Of course, I'm biased, because I ended up on stage for a while; the band were playing the game where they kick off into cover songs and the audience have to identify them and sing along, and when they went into Yankee Rose Jeff realised he didn't know the verse either. He must have either seen or (very possibly) heard me singing along, and beckoned me up on stage to take them through to the end of the first chorus. I'm going to remember this one for quite a while...

The other JSS has kindly provided photographic evidence.

8-9-2005 (archived)

We always knew Wes Craven could manage jumps and suspense when he wasn't messing about with postmodernist horror comedy, and when in Red Eye he turns his hand to the classic thriller it works brilliantly. The eyes that make the film work are not red, but Cillian Murphy's very pale, very scary ones, and he and McAdams combine with an unornamented plot to make a really simple, gripping, and thoroughly excellent movie. Highly recommended.

10-9-2005 (archived)

The 40-year-old virgin is crushingly predictable, and a masterpiece of embarrassment comedy. There's some very good physical comedy as well, notably the chest waxing (which I gather was for real, along with the blood...). Not subtle, not clever, missing any real romance to qualify as a rom-com, but very, very funny.

13-9-2005 (archived)

So on Friday night I was trying to get to sleep, about 2am, and then one of my top left teeth came out, the one next to my one and only filling. Part of the filling fell out too. I was not entirely pleased.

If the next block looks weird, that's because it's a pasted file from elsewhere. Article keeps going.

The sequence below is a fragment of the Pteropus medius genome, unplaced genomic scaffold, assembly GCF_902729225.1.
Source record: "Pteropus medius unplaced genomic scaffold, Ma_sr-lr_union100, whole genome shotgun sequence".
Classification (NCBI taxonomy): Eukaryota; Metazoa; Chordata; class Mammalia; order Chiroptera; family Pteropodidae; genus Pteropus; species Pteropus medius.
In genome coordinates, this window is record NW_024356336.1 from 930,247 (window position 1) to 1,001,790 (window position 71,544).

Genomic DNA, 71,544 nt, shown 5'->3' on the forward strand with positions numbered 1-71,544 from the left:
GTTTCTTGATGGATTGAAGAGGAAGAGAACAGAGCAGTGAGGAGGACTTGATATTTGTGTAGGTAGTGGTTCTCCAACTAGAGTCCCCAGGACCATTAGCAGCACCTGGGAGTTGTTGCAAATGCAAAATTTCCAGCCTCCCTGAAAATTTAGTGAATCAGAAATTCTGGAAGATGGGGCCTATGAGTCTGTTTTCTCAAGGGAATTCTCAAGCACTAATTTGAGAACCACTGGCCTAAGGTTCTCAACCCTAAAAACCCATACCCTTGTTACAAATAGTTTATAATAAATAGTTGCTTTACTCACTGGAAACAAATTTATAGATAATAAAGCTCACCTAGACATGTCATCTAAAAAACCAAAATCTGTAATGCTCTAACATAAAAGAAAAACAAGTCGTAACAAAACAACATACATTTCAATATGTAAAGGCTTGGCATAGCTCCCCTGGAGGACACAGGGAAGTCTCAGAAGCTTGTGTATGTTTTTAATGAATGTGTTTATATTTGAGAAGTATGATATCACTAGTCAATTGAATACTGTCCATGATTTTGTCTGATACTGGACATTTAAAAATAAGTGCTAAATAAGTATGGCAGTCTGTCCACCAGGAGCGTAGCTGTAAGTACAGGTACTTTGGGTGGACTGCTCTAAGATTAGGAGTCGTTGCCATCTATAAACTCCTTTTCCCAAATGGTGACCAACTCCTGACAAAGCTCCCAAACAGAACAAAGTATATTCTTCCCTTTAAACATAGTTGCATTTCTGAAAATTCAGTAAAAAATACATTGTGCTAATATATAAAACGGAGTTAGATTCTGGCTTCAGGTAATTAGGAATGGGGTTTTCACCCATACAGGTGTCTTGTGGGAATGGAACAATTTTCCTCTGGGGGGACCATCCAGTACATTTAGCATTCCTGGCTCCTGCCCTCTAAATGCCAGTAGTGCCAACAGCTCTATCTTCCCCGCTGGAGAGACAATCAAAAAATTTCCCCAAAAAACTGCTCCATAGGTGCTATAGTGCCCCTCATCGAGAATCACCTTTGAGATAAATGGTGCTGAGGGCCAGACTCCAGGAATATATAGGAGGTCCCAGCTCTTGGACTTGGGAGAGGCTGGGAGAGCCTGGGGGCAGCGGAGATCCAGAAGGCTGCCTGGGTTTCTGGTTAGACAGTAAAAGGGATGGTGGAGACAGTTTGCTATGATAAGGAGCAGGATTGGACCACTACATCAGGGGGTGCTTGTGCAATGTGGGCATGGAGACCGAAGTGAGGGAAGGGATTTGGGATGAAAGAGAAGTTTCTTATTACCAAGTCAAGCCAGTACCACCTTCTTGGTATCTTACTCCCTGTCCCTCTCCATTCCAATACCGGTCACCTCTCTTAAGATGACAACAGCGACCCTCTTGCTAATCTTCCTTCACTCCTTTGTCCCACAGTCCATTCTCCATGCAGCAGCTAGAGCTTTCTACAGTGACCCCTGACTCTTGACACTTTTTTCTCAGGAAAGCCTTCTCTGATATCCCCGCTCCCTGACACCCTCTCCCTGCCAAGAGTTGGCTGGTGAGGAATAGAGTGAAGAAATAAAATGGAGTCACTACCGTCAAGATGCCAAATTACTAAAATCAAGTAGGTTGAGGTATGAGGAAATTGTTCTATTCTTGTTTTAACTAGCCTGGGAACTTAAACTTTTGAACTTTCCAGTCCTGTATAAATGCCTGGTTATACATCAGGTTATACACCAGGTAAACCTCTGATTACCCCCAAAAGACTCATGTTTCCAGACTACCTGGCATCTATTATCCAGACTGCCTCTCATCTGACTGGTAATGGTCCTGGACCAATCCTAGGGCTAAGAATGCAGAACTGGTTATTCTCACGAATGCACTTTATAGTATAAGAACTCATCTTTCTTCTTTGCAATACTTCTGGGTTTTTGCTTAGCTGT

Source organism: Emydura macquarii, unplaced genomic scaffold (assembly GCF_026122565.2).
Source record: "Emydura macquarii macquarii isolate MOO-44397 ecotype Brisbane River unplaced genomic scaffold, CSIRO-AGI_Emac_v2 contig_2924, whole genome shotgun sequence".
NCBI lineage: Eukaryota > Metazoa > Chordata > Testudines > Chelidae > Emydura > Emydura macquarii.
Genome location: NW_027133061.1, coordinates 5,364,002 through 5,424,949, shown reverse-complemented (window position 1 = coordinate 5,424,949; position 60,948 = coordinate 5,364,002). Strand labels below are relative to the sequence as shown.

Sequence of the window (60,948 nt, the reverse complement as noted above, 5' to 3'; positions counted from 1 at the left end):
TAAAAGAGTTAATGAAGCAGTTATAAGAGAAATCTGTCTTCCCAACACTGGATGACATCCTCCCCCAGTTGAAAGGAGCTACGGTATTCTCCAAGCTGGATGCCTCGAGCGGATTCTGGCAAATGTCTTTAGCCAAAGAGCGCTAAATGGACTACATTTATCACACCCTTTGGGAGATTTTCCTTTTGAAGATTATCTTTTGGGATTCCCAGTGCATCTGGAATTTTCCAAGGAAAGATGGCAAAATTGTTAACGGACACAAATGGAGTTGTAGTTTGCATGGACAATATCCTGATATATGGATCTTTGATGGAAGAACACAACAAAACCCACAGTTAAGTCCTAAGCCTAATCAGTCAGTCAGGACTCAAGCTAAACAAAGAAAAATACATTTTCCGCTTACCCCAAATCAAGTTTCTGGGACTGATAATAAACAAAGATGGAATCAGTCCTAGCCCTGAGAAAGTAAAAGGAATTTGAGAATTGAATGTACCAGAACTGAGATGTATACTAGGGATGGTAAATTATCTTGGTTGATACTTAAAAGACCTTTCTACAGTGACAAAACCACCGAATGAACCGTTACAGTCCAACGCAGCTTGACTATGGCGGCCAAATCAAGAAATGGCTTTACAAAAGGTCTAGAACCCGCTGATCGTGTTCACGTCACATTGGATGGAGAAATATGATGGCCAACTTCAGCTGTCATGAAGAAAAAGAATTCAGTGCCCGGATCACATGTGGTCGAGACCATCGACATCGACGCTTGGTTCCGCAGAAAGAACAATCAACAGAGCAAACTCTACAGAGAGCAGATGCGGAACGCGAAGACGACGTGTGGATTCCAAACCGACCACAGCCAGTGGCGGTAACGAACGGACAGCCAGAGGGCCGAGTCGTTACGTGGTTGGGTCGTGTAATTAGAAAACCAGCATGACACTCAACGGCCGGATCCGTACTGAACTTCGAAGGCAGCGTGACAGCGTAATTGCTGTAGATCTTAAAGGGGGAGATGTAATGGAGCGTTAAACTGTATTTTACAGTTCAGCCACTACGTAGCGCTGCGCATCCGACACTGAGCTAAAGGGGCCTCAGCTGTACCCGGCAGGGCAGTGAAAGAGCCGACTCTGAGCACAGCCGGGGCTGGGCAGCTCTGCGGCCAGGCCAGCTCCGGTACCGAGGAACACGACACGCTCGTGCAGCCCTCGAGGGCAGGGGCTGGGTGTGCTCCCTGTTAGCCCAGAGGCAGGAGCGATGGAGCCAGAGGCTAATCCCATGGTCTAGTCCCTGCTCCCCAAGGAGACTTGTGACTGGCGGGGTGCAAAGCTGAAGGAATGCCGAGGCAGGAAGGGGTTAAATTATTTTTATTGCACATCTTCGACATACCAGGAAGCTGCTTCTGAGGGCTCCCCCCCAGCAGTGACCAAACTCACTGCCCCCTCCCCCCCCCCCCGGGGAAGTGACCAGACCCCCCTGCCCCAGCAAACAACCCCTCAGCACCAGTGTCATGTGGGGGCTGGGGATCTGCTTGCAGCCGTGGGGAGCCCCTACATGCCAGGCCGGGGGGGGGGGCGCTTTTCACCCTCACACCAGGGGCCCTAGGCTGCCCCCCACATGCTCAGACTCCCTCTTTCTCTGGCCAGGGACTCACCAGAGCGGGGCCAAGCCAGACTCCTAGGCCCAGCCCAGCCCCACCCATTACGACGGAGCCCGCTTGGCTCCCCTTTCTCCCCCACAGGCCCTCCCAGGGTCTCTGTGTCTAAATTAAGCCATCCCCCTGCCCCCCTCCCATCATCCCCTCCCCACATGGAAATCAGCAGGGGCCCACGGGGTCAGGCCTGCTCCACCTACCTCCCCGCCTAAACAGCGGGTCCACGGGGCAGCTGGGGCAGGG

Then another, neighboring tooth followed, along with the rest of the filling, and then one more. At this point my feeling was pretty much one of relief, as I was fairly sure that was it, and I was really wishing that this was all a dream.

So I got up and went to the bathroom to have a look at the remains, and it turns out they were all still there. (It took extensive visual inspection, plus counting teeth with tongue repeatedly, to convince me of this.) I guess it was a dream after all, but I seem to have been awake throughout. I know I was at the end, because I wrote it all down and it was still there in the morning, and I didn't have any sort of noticable transition to waking at any point. I've never really had dreams about teeth before.

Perhaps I'm still asleep.

15-9-2005 (archived)

On Monday night, having passed idiots queueing at garages all the way home, I wrote “may I just say at this point that if I meet any of these ‘fuel protestors’, I will shit in their hats”. It seems that I am still feared. (If you were queueing for petrol and you weren't nearly empty, I don't hate you. I just think you're an idiot.)

Message ends. As you were.

17-9-2005 (archived)

The Business” has almost technicolour-rich photography and a larger-than-life soundtrack of 80s pop backing up a simple cockney-gangsters-in-Spain picture. Enjoyable enough, but somehow not very satisfying.

19-9-2005 (archived)